12 minutes in segregationland

When my daughter was 3 I accidentally told her the “gas guy” was coming to work on the house. Then I corrected myself, “Actually, I don’t know if it will be a man or a woman.”

She said, “I think it’s a man.”

Children seem to have much better learning capacity than adults (or at least better than I do). A parent telling them something about gender segregation doesn’t have much weight compared with hour after hour, day after day of simple observation.

So the other day I had 12 minutes to kill at the train station in DC. I took pictures of everyone I saw working, including the unpaid work of childcare but not including people working as servers behind counters. This is not research. I was just wondering what a child might notice about gender and work.

Here’s who I saw, with the national gender composition of their presumed occupations, from the American Community Survey:

Railroad conductors and yardmasters: 93% male

Baggage porters, bellhops, and concierges: 84% male

Grandmother (?) and grandchild: 91% of children who live with a grandparent live with a grandmother. 9% live with a grandfather and no grandmother present. http://www.census.gov/hhes/families/data/cps2011.html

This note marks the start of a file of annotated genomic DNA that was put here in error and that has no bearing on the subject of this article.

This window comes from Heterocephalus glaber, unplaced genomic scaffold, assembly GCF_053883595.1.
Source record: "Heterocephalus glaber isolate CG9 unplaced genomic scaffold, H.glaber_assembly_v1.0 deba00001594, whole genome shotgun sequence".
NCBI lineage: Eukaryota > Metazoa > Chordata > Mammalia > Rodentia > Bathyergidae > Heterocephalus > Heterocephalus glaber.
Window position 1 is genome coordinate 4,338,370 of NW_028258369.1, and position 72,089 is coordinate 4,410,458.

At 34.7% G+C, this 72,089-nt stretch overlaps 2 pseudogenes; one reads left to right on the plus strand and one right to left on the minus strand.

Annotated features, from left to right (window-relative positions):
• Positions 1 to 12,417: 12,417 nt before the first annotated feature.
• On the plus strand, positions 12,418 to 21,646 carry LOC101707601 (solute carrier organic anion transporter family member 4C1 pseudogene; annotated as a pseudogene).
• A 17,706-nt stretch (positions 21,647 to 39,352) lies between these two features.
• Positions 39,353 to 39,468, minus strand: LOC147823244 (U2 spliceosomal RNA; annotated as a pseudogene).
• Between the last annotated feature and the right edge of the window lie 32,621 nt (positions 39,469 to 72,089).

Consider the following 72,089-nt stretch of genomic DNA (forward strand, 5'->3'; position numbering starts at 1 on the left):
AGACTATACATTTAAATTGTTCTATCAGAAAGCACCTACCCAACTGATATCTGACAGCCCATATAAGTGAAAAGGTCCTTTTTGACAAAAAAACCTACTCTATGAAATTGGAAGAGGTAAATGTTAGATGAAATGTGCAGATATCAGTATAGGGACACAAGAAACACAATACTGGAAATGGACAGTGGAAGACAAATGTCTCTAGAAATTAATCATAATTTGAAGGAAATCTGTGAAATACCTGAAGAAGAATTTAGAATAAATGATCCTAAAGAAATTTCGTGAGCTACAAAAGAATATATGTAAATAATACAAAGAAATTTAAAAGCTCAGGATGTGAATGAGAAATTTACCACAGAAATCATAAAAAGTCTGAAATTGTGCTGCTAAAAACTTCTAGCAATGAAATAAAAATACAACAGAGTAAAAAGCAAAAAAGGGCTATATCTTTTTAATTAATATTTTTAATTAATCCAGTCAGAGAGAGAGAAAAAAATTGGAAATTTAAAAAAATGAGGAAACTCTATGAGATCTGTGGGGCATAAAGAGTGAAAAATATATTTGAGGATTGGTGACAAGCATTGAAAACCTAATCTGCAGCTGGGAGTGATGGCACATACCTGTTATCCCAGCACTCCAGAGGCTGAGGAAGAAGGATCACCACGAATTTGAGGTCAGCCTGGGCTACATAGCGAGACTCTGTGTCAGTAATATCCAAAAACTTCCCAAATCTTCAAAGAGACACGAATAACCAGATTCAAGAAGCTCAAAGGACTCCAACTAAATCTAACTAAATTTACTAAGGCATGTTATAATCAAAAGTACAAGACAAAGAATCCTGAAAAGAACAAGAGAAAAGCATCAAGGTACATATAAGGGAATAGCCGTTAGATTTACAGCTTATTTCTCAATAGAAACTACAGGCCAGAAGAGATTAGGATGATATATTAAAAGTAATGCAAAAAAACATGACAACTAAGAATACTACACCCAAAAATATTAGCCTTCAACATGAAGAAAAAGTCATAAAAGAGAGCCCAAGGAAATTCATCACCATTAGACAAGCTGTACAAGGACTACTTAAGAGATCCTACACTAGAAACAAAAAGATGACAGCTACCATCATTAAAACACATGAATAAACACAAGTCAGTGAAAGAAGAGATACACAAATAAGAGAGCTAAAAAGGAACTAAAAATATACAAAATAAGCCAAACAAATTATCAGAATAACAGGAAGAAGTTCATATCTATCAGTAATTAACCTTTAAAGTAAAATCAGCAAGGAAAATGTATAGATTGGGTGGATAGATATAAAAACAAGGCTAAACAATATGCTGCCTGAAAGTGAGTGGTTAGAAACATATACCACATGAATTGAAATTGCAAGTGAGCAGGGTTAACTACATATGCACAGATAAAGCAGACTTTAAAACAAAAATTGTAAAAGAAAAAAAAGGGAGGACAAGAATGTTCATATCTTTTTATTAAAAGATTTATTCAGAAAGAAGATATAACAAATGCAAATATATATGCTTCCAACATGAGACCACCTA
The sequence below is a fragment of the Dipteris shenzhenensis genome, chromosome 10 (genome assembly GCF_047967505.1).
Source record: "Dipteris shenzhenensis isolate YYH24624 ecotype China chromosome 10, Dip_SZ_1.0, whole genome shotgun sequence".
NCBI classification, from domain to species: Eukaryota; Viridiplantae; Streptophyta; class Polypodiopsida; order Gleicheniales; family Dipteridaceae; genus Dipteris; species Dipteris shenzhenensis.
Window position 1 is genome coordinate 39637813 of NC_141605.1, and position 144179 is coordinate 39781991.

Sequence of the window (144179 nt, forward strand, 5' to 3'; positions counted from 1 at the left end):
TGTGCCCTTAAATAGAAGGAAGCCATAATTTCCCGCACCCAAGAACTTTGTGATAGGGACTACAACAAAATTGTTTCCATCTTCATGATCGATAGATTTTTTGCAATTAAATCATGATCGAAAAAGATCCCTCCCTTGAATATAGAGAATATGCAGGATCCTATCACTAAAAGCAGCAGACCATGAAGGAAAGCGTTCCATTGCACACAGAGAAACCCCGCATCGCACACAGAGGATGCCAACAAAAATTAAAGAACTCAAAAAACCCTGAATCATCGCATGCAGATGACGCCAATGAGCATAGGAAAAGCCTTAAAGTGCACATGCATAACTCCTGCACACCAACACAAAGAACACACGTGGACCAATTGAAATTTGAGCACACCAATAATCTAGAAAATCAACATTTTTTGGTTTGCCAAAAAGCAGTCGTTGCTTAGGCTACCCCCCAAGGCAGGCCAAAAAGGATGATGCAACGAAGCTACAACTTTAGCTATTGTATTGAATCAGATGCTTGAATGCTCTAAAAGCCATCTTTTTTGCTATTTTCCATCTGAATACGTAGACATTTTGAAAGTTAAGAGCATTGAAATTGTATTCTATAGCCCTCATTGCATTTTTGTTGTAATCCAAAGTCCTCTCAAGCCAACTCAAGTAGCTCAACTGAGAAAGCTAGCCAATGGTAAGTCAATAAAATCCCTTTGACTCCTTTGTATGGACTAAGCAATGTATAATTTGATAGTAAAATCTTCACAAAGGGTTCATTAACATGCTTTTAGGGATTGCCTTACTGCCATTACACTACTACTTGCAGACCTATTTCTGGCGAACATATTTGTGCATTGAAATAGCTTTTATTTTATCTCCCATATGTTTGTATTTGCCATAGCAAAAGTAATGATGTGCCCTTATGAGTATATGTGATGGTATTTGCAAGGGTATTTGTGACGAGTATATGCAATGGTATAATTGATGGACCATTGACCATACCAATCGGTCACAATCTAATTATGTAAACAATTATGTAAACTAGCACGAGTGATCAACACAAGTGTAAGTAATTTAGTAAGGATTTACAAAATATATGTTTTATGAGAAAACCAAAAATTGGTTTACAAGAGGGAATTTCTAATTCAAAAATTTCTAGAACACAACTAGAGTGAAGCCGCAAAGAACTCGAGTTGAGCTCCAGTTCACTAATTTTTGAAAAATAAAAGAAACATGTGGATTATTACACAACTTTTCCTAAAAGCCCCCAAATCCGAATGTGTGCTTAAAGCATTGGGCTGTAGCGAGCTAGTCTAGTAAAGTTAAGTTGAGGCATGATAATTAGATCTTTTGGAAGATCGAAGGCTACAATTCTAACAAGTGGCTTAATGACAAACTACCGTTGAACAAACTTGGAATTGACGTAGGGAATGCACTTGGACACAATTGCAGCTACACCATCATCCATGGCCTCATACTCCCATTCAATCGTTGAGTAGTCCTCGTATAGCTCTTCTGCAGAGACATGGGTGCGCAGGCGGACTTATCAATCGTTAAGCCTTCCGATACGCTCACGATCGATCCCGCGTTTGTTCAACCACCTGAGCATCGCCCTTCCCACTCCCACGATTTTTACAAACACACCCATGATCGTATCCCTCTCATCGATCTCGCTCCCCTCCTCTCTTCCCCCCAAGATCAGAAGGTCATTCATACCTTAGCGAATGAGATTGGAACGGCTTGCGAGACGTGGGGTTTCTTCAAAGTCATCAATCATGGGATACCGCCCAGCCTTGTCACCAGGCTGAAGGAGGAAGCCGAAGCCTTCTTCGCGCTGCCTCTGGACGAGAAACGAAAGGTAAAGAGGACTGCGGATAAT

Janitors: 75% male

Concrete finishers: 99% male (or could be construction laborers, 98% male)

Construction supervisors: 97% male

Shoe shiners: gender composition not listed.

Driver/sales workers and truck drivers: 96% male

Family members caring for children: 97% of married stay-at-home parents are women (those staying out of the labor force all year while spouse works all year)

Finally, a non-gender-typical worker, a man caring for young child in a stroller.

Not shown:

Male security guards: 78% male

Male police officers: 86% male

Again, this is not research — I was just looking around.

8 Comments

Filed under Me @ work

8 responses to “12 minutes in segregationland

  1. There’s also striking racial patterns in these pictures.

    Like

  2. dcompton

    I think this sort of “looking around” really helps to generate new ideas. In fact, I think I have already had at least two from this post and I just read it.

    Like

  3. ronjohn63

    The post doesn’t seem to explain why you call it “segregationland”?

    Like

  4. Why did you leave out servers?

    Like

  5. Pingback: Teaching family inequality: Some posts by subject | Family Inequality

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